AIDS AND HIV INFECTION
CONSUME PLENTY OF
1. Meat, poultry, liver, eggs, milk, nuts, and other high-calorie, high-protein foods to prevent weight and muscle loss.
2. Pasta, rice, and other starchy foods, cooked vegetables, juices, and canned or stewed fruits for essential vitamins and minerals.
3. Small meals-snacks through the day.
· fatty foods and whole-grain products if they cause diarrhea.
· Coffee, tea, and other caffeinated drinks that can cause diarrhea and reduce absorption of some nutrients.
· Raw or undercooked foods, especially shell-fish, eggs, and meats.
· Alcohol, which can worsen diarrhea and interact with AIDS medications.
There is still no cure for AIDS (acquired immune deficiency syndrome), nor is there a special diet for people infected with HIV, the human immunodeficiency virus that causes the disease. But good nutrition can prevent or delay weight loss and other complications.
KEEP UP YOUR FOOD INTAKE
AIDS is wasting disease, and death is often due to starvation rather than to other HIV complications. A patient should eat as much as possible and, unless markedly obese, not worry about gaining weight.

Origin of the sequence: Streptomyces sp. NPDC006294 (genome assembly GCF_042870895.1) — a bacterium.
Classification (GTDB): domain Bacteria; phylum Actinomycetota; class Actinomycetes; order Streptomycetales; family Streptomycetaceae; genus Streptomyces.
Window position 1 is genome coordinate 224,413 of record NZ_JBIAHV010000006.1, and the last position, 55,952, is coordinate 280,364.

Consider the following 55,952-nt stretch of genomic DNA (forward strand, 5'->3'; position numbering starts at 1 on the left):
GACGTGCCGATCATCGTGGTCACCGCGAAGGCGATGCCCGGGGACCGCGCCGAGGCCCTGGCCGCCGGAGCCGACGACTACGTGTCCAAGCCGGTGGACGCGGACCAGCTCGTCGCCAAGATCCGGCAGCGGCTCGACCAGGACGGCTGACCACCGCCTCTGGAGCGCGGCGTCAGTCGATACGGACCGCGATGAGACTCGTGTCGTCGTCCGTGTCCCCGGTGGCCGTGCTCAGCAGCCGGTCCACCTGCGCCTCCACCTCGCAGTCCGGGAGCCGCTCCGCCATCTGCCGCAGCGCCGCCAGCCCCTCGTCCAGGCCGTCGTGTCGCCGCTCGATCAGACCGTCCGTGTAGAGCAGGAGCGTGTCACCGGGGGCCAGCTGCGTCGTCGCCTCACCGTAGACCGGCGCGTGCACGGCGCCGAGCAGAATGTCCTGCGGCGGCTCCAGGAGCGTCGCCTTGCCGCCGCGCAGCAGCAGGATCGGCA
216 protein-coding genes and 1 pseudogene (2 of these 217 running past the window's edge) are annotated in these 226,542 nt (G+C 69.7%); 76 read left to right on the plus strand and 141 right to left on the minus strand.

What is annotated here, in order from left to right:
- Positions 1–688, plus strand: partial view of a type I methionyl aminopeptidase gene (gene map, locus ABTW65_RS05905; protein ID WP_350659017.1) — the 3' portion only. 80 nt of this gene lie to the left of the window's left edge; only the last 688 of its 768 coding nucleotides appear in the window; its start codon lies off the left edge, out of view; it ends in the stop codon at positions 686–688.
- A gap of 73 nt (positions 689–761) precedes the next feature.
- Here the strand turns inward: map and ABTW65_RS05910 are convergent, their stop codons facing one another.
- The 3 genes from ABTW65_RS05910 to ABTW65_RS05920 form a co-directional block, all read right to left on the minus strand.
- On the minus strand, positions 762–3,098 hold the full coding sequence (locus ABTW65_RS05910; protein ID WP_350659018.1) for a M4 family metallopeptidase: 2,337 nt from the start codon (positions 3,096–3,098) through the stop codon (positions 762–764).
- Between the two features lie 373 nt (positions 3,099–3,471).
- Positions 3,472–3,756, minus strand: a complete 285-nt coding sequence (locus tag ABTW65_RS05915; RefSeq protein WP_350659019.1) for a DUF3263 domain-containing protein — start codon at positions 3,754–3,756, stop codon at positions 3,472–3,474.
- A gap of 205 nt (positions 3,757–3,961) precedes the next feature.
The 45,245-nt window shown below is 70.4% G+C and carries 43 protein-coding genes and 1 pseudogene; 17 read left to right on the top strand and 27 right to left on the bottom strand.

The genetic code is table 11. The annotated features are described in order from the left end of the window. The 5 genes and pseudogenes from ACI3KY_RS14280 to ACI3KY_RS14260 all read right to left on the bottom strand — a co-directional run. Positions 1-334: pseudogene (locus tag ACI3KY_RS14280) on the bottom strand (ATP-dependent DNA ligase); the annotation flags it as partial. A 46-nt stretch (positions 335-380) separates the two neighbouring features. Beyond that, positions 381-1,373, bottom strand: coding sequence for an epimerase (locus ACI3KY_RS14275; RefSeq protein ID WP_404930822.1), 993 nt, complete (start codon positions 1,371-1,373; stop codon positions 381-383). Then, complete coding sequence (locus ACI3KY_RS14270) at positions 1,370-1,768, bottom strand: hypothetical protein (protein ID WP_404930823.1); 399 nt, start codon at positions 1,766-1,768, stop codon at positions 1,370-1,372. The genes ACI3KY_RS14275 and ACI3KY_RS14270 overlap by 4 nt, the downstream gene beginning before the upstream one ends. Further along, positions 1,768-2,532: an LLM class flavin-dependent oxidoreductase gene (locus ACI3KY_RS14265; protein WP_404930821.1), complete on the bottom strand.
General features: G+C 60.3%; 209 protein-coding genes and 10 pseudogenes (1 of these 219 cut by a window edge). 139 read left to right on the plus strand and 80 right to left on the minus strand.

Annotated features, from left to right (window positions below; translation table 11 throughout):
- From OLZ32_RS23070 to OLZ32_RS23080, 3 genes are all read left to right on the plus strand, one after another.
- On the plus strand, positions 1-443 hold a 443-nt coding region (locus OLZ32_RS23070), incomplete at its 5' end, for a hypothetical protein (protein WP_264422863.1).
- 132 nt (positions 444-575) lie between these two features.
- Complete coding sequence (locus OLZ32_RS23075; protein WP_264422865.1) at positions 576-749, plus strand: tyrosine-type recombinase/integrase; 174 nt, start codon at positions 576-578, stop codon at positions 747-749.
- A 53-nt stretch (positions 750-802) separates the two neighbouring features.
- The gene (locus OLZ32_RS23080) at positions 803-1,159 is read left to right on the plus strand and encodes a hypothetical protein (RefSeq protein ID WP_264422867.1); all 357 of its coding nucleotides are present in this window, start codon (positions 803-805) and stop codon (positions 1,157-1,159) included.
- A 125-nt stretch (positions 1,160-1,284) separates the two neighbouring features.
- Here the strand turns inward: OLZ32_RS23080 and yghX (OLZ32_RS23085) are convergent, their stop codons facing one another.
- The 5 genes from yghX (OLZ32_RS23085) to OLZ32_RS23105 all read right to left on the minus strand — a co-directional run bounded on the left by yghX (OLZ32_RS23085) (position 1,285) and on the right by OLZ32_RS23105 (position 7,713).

Unfortunately, maintaining good nutrition is complicated by the ways in which AIDS affects the digestive system. It reduces absorption of nutrients, especially folate, riboflavin thiamine, and vitamins B6 and B12; it often causes intractable diarrhea, which causes further nutritional loss; and it increases the risk of intestinal infections.
Anyone who is HIV-positive, or a person who prepares food for an AIDS patient, must pay special attention to food safety. Wash hands before handling, food, during its preparation and after. Keep hot foods hot and cold foods cold. Avoid contact between raw and cooked foods.
WASH FRUITS AND VEGETABLES WELL
They are not as likely to cause problems as animal products, but they should be washed thoroughly. Many doctors advise following the same precautions as when traveling abroad; eat only cooked vegetables, and eat fruits that are peeled, stewed, or canned.
USE OF SUPPLEMENTS
Nutritionists often recommend that HIV- positive people take a multiple vitamin and mineral pill to prevent nutritional deficiencies; however, supplements with more than 100 percent of the Recommended Dietary Allowance (RDA) should be used only if prescribed by a doctor.
AVOID HARMFUL DIETARY APPROACHES
Some self-help groups advocate taking high does of zinc and selenium to bolster the immune system. There is no proof that supplements of these nutrients protect against AIDS-related infections; in fact, studies show that taking 200 mg to 300 mg of zinc a day for 6 weeks actually lowers immunity. Excessive selenium can also cause vomiting and diarrhea.
Herbal medicine is a popular self-care approach, though there is no evidence for its efficacy. Caution is needs as some herbal preparations contain substances that can cause serious side effects or interact with medications. Check with a doctor before taking any herbal or other preparation or engaging in self-treatment or alternative medicine.